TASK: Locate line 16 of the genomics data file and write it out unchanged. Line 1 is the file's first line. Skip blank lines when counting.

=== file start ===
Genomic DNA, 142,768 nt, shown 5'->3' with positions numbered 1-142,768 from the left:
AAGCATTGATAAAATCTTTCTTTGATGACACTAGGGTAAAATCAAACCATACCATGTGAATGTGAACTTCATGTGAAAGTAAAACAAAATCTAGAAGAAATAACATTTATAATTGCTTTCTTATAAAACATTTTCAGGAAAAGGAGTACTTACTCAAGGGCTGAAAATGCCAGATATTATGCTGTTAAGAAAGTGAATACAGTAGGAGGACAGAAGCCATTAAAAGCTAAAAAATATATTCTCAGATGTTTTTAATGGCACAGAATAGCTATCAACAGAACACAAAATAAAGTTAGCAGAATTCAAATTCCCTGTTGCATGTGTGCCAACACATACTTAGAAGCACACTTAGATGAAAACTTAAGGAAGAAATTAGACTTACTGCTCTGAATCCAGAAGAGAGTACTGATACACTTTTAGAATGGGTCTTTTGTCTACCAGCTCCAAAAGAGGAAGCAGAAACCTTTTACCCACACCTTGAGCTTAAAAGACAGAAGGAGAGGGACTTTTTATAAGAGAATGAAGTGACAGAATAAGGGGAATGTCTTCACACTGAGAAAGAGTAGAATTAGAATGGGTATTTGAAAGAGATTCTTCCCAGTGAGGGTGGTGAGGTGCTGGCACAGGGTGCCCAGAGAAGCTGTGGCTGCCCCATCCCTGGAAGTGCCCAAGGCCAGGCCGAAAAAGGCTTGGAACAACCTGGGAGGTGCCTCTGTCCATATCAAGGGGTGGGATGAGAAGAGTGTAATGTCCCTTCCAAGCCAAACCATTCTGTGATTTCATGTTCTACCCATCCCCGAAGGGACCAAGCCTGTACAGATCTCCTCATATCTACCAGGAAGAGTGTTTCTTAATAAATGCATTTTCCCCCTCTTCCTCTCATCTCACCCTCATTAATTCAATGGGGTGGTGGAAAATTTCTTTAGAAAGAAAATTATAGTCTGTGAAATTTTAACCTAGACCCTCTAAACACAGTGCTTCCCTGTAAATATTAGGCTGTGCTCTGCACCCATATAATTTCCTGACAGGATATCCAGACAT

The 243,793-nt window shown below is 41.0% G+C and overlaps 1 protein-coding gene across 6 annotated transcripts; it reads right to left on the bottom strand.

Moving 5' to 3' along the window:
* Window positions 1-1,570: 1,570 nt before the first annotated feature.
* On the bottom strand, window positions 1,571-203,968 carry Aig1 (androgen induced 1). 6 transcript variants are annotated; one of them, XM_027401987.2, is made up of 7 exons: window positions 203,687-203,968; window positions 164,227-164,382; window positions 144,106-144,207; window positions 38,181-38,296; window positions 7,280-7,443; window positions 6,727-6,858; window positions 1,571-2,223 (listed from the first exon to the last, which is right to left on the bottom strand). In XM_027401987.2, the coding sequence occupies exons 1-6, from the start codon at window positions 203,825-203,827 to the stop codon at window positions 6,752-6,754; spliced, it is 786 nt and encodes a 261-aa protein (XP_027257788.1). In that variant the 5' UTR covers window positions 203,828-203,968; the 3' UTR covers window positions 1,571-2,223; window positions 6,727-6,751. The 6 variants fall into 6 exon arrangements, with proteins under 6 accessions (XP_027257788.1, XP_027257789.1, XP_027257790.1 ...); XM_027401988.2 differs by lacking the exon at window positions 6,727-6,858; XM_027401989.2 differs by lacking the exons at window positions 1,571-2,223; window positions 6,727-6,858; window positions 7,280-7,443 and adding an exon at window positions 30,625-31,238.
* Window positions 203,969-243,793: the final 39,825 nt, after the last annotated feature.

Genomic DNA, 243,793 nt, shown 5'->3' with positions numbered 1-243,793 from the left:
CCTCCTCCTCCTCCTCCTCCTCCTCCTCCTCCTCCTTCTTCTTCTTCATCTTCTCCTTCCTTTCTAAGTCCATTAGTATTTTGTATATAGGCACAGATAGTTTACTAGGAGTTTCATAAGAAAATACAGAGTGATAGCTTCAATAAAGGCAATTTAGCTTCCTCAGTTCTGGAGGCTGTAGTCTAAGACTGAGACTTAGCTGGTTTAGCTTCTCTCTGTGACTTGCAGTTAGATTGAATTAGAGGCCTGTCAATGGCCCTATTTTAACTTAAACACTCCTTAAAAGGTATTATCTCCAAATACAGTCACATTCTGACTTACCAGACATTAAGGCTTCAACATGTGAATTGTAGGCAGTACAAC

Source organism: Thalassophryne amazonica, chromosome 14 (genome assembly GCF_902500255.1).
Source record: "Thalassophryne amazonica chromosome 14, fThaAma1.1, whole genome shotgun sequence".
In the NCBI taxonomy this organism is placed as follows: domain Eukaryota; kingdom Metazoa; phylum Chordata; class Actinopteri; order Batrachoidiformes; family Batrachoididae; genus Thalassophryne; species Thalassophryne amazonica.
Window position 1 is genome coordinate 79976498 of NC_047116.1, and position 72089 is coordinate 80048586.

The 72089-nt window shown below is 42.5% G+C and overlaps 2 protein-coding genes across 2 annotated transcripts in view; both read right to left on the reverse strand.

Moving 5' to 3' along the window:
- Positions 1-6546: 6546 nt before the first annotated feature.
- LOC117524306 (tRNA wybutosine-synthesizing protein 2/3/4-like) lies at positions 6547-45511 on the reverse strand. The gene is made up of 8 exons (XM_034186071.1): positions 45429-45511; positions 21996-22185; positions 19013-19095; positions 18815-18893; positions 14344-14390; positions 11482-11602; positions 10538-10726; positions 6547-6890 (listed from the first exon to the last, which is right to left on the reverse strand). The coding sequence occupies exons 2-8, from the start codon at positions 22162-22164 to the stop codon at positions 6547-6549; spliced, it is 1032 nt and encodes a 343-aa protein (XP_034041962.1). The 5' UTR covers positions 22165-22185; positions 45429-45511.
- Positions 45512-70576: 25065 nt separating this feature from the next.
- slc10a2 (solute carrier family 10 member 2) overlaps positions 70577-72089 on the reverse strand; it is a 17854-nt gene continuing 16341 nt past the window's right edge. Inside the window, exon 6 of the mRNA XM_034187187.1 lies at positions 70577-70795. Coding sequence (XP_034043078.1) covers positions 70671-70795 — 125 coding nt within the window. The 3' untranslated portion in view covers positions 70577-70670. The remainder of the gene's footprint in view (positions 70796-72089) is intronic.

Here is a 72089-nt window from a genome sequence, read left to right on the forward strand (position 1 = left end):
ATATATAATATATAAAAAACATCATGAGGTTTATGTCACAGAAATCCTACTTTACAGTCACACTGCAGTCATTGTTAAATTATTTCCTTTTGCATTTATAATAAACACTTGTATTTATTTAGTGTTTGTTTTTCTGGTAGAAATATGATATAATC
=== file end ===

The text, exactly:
- Positions 1-6546: 6546 nt before the first annotated feature.